4 steps toward slaying the zombies in your nursing home

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Marty Stempniak, Staff Writer
Marty Stempniak, Staff Writer

They're everywhere — in your billing department, food services, human resources or janitorial — and they're secretly sabotaging your nursing home, one day at a time. 

I'm not talking about gremlins, but disengaged employees. We've all been there, starting a new job with vim and vigor, only to quickly feel crushed by the weight of our daily responsibilities. For Denise Boudreau-Scott, it took her only about three days.

The noted consultant and aging-services expert detailed that transformation during a keynote speech Wednesday at the 2018 LeadingAge Illinois Annual Meeting and Expo, in Schaumburg, IL. For years, she dreamed of a career in elder care to feed her addiction to making seniors smile. She finally landed that dream job as a dietary aide, but was crushed to find that supervisors would rather she hurry up and sling grub than make chitchat or help residents walk to their tables. She felt invisible and her residents likely felt the same way, too.

“Three days. That's all it took for me to be inspired beyond belief, on fire about my job, to dragging along like one of those zombie employees,” she told attendees.

“How can we rekindle that inspiration?” she added later. “Because I am convinced, if we can help our team members to feel honored and respected, then they will do the same for the people who we serve.”

Now, I know that you've got RCS-1 and Medicare cuts and all sorts of other much more pressing concerns on your plate. But Boudreau-Scott insisted that, while employee engagement might seem like a “fluffy” topic to most nursing home administrators, there is actually a business case to be made for emphasizing this concern. Employee engagement, she said, is the “money tree” growing in your facility's backyard, that your parents insisted was fictional.

She threw out one stat to prove that point: Those who can make a measurable improvement in employee engagement, if they're struggling in this regard, can expect to see a roughly 25% reduction in turnover. There's a trickle-down effect, too, as reducing turnover can bolster customer loyalty, improve resident safety and enhance profitability, just to name a few.

Boudreau-Scott gave the example of one single-site provider that was spending $6,000 a month on agency costs  and $10,000 on overtime and losing about $50,000 in revenue a month because it couldn't move residents in, since it didn't have enough employees. All told, she estimated that this one provider was leaving about $800,000 on the table with those missed opportunities. 

And if this isn't your organization right now, it will be soon, given the aging population that's both pushing your employees toward retirement, and bumping more seniors into your beds. In the next five years, the profession is going to need about 1.3 million more nurses and nurse assistants to help treat that population, she said.

I assume that by now you are probably either sufficiently convinced that this topic is worth your time, or stopped reading a long time ago. If you're on board, Boudreau-Scott offered long-term care pros four steps they can take to slay the zombie employees roaming their halls, and reconnect with the passion that fueled them toward the field:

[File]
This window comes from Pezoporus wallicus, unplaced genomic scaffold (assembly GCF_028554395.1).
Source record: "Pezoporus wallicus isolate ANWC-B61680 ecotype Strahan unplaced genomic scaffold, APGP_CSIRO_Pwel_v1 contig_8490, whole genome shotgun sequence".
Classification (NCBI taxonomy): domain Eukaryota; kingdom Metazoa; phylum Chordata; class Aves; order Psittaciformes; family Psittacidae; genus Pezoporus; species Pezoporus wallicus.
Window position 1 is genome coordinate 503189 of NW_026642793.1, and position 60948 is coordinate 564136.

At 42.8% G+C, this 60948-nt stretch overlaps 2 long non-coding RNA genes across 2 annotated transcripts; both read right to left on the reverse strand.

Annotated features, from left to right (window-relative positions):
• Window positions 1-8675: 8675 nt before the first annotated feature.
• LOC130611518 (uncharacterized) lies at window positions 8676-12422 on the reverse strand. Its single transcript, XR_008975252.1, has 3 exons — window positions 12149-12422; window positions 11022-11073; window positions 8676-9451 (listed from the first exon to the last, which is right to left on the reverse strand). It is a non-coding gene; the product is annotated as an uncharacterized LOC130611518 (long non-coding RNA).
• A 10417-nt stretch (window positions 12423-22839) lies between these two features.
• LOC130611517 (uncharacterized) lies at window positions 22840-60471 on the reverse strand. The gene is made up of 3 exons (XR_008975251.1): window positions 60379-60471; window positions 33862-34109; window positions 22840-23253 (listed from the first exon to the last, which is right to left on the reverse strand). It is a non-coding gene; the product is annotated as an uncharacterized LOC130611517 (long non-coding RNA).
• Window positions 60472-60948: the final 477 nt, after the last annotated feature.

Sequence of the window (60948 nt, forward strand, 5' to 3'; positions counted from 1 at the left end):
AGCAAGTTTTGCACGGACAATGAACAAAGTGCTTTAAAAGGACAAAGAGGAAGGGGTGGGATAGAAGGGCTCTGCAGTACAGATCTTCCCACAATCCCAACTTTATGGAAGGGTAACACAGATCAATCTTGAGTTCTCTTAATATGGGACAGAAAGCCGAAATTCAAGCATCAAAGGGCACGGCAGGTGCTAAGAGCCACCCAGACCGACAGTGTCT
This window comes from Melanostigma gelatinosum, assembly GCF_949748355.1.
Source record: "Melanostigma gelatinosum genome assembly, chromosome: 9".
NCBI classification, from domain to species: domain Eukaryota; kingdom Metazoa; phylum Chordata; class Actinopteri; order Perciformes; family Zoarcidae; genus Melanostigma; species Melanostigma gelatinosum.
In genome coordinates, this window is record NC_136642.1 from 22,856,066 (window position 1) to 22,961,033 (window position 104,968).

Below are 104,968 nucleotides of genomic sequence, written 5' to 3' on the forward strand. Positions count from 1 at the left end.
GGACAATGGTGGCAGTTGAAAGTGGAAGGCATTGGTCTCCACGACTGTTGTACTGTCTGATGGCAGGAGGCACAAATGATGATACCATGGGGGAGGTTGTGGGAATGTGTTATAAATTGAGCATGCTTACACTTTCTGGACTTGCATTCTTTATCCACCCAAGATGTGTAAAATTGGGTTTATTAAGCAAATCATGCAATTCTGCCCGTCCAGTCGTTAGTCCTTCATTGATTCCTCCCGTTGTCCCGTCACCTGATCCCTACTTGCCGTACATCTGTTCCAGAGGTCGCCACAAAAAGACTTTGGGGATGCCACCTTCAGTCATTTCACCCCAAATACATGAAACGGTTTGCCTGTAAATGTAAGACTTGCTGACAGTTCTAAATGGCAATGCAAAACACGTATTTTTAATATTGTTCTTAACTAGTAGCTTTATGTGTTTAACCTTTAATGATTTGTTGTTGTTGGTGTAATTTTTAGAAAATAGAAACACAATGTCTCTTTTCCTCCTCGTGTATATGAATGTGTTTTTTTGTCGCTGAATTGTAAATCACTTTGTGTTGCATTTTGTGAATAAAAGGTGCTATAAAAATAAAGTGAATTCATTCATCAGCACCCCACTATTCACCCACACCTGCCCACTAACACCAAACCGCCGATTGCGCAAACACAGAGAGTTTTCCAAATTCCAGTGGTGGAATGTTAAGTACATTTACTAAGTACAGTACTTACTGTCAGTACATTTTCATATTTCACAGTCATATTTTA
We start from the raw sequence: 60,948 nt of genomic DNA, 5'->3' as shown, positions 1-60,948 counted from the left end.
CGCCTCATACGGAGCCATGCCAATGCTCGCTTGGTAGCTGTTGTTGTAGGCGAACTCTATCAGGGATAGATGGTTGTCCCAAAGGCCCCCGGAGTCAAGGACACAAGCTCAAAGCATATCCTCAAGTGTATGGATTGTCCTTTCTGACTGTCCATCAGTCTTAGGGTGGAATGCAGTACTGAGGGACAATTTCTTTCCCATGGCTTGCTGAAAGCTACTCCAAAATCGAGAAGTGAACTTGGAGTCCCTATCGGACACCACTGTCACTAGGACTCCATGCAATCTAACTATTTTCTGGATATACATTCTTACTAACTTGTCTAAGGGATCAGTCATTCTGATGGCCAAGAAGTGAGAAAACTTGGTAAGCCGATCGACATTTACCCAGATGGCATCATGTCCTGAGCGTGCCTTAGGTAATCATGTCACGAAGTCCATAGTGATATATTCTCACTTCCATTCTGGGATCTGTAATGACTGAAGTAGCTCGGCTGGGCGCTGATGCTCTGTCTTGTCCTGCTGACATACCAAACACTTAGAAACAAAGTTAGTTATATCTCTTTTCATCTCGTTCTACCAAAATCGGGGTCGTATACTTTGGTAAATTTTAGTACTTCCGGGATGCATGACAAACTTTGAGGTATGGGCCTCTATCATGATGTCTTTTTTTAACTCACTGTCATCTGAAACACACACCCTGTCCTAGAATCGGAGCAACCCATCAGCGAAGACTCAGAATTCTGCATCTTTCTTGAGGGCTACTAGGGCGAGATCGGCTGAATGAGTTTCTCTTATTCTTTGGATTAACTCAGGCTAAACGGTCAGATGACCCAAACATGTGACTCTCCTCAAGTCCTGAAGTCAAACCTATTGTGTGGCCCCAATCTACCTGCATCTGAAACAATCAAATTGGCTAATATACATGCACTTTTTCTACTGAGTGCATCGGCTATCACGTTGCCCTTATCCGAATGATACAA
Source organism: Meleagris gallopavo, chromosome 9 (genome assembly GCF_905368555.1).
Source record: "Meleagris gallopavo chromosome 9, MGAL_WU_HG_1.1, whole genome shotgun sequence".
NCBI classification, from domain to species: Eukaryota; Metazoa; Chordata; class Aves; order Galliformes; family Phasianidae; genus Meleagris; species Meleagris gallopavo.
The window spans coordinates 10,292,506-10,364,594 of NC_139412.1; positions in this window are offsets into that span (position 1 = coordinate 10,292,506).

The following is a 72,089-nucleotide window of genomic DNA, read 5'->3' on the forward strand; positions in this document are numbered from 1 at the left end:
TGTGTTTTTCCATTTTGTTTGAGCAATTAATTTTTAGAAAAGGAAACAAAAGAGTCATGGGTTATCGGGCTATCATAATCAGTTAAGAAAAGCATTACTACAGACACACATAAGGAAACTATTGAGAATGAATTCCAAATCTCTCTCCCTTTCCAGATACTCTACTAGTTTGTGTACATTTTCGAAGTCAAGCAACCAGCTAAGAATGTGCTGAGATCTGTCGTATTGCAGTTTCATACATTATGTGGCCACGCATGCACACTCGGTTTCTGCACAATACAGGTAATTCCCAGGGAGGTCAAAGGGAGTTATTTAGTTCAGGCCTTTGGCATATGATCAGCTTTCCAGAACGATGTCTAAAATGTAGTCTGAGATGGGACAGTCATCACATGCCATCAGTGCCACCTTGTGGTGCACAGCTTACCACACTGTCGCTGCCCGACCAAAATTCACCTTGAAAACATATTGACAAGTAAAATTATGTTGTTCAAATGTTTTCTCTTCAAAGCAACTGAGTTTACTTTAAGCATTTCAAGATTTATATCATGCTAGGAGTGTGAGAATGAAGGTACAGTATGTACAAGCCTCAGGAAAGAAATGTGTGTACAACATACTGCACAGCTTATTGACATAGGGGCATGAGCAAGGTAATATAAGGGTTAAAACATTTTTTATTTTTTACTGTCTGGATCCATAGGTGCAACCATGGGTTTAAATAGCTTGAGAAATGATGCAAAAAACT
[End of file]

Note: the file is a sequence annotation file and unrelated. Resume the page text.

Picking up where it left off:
1)  Awaken to how and why things should be different: How did you get into this line of work? What keeps you coming back to it? Tips she offered to get started included sharing stories about what connected you with this profession, setting weekly goals, getting creative and going out for lunch or coffee to chat over those stories, and then tapping into the power of them.

2)  Assess where strengths and opportunities exist: The best way, she said, is to ask people questions, and stop assuming that all of the pertinent info is housed in your head. Talk to your team members, residents and their families. Employ a neutral party to gather unfiltered feedback from all of those stakeholders, and then follow up on those surveys to find ways to improve engagement.

3)  Align goals to reach those possibilities: This might mean prioritizing what you'd like to tackle from your focus group feedback. Define what success will look like in your organization, Boudreau-Scott said, and establish measurements to gauge that success. Set dates to meet your goals and, by all means, if you succeed, celebrate those victories.

4)  Anchor the changes made into place so they can sustain: Sometimes, change can be like a taco. You spend all of this time putting it together only to have the tortilla spill out on you, and your work falls apart. Find out the secret sauce to sustainability in your org, she said. Think about that anchor from the start and determine the data points you'll need to audit along the way. Establish regular check-in points to make sure you haven't slid backward and then set aside time in your busy day to research innovation.

Boudreau-Scott assured skilled-nursing folks in the audience that this course of action would take care of their zombie problems, once and for all.

“Follow that four-step process, and I guarantee you will have a team of people that are so incredibly committed to their work,” she said. “You will have a team of people that no longer feel they are invisible, and most importantly, you will never have a resident that feels they are are invisible.”

Follow Staff Writer Marty Stempniak @MStempniak.

Daily Editors' Notes

McKnight's Daily Editors' Notes features commentary on the latest in long-term care news and issues. Entries are written by Editorial Director John O'Connor, Editor James M. Berklan, Senior Editor Elizabeth Newman and Staff Writer Marty Stempniak.

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